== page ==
API design and granfalloons
Posted on July 9, 2009 by Tommy McGuireI was just re-reading the quote from Steve Vinoski,
Developers who favor technologies that promote interface specialization typically raise two specific objections to the REST uniform-interface constraint. One is that different resources should each have specific interfaces and methods that more accurately reflect their precise functionality.while I just finished reading chapter 12 of RESTful Web Services on frameworks, particularly the section on Restlet.
In that chapter, Jerome Louvel and Dave Pawson write,
The central concept of Restlet is the abstract Uniform class, and its concrete subclass Restlet....The main method is handle, which takes two arguments: Request and Response....Every protocol that Restlet supports is exposed through the handle method. This means HTTP (server and client), HTTPS, and SMTP, as well as JDBC, the file system, and even class loaders all go through handle. This reduces the number of APIs the developer must learn.I have not used Restlet; it looks very nice and in this instance, its approach may be perfect. Further, the examples I have seen show no signs of the problem I am about to describe. This blogage is in no way a criticism of Restlet. Just that last quote, particularly the last sentence.
The thing is, that quote brings two things to mind: the Lego fallacy, and ioctl. More about the former later.
ioctl is a system call introduced, according to FreeBSD man pages, in "AT&T v7"; presumably seventh-edition Unix. It is an addition to the basic open/close/read/write system calls used to "manipulate the underlying device parameters", or more generally to provide a "miscellaneous" interface. ioctl in general takes as arguments a file descriptor, an integral request identifier, and stuff that depends on the request. (It is perhaps the best abuse of C varargs ever written.) Currently in Linux, there are ioctl requests to shuffle around on a tape drive, and shuffle tapes in a tape library, fiddle with the terminal, with the sound card, and with a cdrom drive. In general, ioctl is a bit of a crawling horror.
Now, as I wrote above, I do not know if Restlet is affected by that particular doIt semantics. I have, however, worked with code that exposed all of its protocols through a single method name to reduce the number of APIs a developer needed to know, and that particular solution to API complexity was roughly akin to hiding the body under the throw rug: not only was it still obvious, but I was also constantly tripping over it. Think of 20 or so classes each mostly made up of a read method.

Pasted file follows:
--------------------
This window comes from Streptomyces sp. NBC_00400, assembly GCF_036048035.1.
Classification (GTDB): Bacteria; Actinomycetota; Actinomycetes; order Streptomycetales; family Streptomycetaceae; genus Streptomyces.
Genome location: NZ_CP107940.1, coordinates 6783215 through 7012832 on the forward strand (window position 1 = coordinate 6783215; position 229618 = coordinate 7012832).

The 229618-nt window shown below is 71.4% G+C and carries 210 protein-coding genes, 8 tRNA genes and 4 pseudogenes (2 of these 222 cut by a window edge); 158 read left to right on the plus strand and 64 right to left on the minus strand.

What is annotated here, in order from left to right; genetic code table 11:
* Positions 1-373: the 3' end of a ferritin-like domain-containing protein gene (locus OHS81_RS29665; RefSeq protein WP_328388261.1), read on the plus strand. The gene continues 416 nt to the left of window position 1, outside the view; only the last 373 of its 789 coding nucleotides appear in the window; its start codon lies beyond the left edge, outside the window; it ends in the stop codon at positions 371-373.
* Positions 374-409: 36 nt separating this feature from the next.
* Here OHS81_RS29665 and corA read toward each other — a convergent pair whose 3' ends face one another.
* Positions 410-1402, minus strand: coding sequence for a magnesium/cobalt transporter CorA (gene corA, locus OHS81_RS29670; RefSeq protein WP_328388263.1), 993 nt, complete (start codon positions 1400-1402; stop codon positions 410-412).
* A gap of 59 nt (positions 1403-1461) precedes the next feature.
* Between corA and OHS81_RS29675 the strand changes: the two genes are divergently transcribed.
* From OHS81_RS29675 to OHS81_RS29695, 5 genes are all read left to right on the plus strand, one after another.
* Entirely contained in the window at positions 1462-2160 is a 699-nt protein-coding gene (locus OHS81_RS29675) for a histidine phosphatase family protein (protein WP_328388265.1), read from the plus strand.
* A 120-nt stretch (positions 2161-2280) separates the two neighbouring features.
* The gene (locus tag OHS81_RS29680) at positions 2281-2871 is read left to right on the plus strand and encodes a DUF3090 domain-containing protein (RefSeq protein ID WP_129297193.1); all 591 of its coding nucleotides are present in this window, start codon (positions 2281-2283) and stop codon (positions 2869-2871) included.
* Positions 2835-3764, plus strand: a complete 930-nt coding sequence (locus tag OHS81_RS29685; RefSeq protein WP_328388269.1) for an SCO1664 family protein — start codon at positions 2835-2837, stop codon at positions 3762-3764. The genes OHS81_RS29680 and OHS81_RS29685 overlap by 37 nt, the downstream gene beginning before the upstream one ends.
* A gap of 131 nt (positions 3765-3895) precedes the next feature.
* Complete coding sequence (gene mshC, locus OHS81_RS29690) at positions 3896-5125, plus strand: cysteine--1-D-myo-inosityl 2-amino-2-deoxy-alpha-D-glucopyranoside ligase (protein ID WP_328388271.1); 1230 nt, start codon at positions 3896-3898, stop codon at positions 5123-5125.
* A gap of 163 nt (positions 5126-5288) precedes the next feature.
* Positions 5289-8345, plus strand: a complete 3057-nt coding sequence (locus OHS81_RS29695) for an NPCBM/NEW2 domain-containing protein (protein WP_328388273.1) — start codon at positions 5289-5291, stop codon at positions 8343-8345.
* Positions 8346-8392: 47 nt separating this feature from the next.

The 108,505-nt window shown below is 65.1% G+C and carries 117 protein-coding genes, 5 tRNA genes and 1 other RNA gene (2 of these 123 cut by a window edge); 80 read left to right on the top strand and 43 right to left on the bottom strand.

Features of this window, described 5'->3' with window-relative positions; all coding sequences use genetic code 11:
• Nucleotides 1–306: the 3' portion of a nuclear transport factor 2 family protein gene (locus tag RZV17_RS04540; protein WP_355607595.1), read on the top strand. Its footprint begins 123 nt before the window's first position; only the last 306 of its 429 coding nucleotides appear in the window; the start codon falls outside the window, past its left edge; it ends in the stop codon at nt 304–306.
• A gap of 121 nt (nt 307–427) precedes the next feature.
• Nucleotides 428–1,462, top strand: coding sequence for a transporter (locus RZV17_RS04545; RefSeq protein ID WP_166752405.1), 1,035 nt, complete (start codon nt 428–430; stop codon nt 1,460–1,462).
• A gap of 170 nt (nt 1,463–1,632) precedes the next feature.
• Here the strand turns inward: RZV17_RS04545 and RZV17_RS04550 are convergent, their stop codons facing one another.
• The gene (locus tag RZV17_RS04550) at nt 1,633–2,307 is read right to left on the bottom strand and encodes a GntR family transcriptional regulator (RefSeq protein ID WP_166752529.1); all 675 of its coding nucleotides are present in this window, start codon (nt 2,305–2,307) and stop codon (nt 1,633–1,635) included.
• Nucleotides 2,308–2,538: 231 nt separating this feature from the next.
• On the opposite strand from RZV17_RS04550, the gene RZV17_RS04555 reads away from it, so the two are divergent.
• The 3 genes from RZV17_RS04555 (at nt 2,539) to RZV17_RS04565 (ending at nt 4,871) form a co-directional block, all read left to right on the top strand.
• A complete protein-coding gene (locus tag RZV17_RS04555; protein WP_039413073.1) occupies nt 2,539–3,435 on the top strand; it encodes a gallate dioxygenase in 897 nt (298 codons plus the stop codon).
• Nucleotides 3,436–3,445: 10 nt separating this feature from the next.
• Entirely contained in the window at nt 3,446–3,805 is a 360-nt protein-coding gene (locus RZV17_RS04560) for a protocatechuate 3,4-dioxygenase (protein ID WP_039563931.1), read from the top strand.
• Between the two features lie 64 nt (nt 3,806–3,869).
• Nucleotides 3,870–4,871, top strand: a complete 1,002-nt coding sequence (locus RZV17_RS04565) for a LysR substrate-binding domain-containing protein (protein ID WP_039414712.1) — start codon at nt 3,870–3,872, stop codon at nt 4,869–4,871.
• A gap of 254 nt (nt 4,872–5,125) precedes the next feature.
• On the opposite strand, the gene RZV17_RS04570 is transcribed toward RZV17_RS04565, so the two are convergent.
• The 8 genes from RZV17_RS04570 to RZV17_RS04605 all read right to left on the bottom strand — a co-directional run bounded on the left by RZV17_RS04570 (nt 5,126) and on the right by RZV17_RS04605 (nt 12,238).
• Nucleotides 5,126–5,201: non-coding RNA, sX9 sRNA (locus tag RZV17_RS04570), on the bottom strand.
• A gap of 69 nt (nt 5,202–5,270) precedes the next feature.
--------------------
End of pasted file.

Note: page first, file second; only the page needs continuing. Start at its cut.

Ultimately, the problem is the Lego fallacy. How do I get "Lego fallacy" out of one of the most influential networking research projects of all time? Simple:
Horus protocols are structured like stacks of Lego-blocks, hence new protocols can be developed by adding new layers or by recombining existing ones.Once upon a time, a faculty member whose name I cannot recall visited UTCS and gave a talk on Horus and Isis. The particular example he gave of the Lego blocks were labeled "encryption" and "compression". If that last sentence did not leave you boggling, consider: Those two operations cannot be arbitrarily composed; I do not know, but I would bet pretty much anything that encryption could be mathematically defined as the process of making something incompressible. Once a block of data is encrypted, it is effectively random bits, and random blocks of bits cannot be compressed because there is no redundancy to exploit. Hence the Lego fallacy: sometimes the interfaces can look alike, like data in/data out, but that does not mean the operations can be used alike. Sometimes the semantics are wildly different, and it would be much better if the interface exposed those differences.
What does this have to do with REST? Not much. Both REST and WS* can accuse the other of exposing all of their operations through a single interface, regardless of semantics. Both accusations would be roughly false: REST has a few operations, but they are exposed with different semantics on a large number of URLs; WS* POSTs everything to a single URL, but that is an implementation detail, the import part of the API is the method stubs.
What does it have to do with Restlet? Probably nothing. The other hand here is something like a data-flow system, with a large number of clearly labeled operational blocks that can be composed to build a system. Certainly, this is no worse than a dynamically typed (excuse me, untyped) programming language, where it is up to the programmer to ensure the combined operations make sense and that the resulting program is clear to a reader.
I suppose ultimately my point is that reducing the number of APIs at the cost of increasing the complexity of those APIs is not necessarily a win, that similar things can look similar, but different things really ought to look different. Sometimes interface specialization is good even though other times it is akin to a granfalloon.